6 hours 23 minutes
Hello and welcome back to Enterprise. Project Management with cane
today will be going over less than seven opportunities and strategy.
And this will be your potentially thing. I should be a very interesting topic of discussion because now you're really starting to kind of get into what I jokingly refer to as the big brain stuff. How do we go about
executing strategy, talking about strategy, thinking about strategy, and that really speaks to even the higher level of how do we talk about reasoning?
Okay, so before you can apply a strategic solution
to a problem,
the problem must first be defined. And don't,
sort of think too lightly of this. This is by far one of the more difficult things to do
in terms of enterprise project management.
We've talked about the investment mindset. We've talked about some of the other kind of things,
and that's all sort of surrounding the problem definition and the problems in the solution definition, which is sort of the input for an enterprise project management process. So
businesses and organizations
at the enterprise level
really 10 to sort of have a bureaucratic inertia. And so if there's no outside impact on them. They tend to do the same thing over and over again, and that's the Norman to be expected of. Nothing wrong with it. But it just goes to show you that things, that kind of perpetual motion machine, they just kind of keep on chairman.
So before you get the input
for enterprise project,
what you're most likely going to face is either a problem or an opportunity and depending on whether you're a pessimist and optimist, there kind of two sides of the same coin. So every problem that organization faces is potentially an opportunity to be the first to market, to develop a better mousetrap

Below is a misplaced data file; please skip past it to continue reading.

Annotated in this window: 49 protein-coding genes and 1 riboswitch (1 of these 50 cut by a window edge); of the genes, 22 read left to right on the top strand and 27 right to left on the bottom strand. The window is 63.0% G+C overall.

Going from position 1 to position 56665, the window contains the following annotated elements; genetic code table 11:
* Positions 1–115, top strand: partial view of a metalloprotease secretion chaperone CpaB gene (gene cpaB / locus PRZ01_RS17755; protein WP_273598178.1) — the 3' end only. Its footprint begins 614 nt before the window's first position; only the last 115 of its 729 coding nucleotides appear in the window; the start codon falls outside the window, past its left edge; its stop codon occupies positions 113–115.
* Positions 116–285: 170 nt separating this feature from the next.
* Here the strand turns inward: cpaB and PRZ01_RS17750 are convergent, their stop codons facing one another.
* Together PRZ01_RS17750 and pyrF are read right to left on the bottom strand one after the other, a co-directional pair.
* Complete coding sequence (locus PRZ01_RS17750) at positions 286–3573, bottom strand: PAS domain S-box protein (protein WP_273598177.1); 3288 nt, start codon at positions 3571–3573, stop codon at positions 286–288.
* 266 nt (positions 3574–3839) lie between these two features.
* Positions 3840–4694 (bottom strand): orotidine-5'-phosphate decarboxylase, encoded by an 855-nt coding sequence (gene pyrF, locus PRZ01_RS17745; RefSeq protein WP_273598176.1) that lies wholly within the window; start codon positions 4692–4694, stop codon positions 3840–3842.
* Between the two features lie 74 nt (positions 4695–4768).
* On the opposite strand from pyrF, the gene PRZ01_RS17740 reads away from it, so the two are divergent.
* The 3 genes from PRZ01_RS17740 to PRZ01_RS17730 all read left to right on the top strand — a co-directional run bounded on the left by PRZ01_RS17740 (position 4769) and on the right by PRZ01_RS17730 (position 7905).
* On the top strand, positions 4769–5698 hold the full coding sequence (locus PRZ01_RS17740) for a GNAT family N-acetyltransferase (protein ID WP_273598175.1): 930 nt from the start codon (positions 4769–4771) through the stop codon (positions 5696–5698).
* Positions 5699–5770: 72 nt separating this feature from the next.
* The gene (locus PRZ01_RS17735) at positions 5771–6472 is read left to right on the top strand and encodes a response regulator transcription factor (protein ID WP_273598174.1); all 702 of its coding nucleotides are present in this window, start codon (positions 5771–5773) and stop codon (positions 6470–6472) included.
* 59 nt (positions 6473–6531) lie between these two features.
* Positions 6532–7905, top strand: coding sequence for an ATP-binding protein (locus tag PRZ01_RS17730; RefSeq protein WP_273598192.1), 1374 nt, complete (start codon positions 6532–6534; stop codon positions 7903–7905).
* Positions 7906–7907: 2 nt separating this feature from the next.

to be the next.
You know, Amazon, Starbucks, Google whomever, and really revolutionize your industry and potentially revolutionized the world. Ah, lot of those start off as problems, and you do what's called a need analysis or business case if we talked about earlier.
And those, uh,
that those processes are really the idea of trying to get your head,
you know, wrapped around this particular problem and what opportunity is available to the organization to address that business problem or regulatory problem or societal problem wherever the case might be
now, before you can really
dive deep into strategy and how to define the problem and that kind of thing. We gotta first talk about the difference between complicated
versus complex problems, and we'll drill a little bit deeper into this later. I'm not gonna give you a ton of historical reference, Aaron like that right now. But what I want you to think about
the difference between the two because they're two different words. So they have two different important meanings.
Some problems are complicated
and some problems are complex.
How you solve a complicated problem
is not how you solve a complex problem
and the the key difference between the two. Really, at this point from what we're talking about is complicated problems, have a finite number of variables that we can control for and think about and talk about and playing around and so on.
Complex problems have too many variables for the human mind. To really be able to
build a model or build some sort of cognitive framework that will demonstrate and illustrate the solution to this complex problems doesn't mean that the complex problem is unsolvable,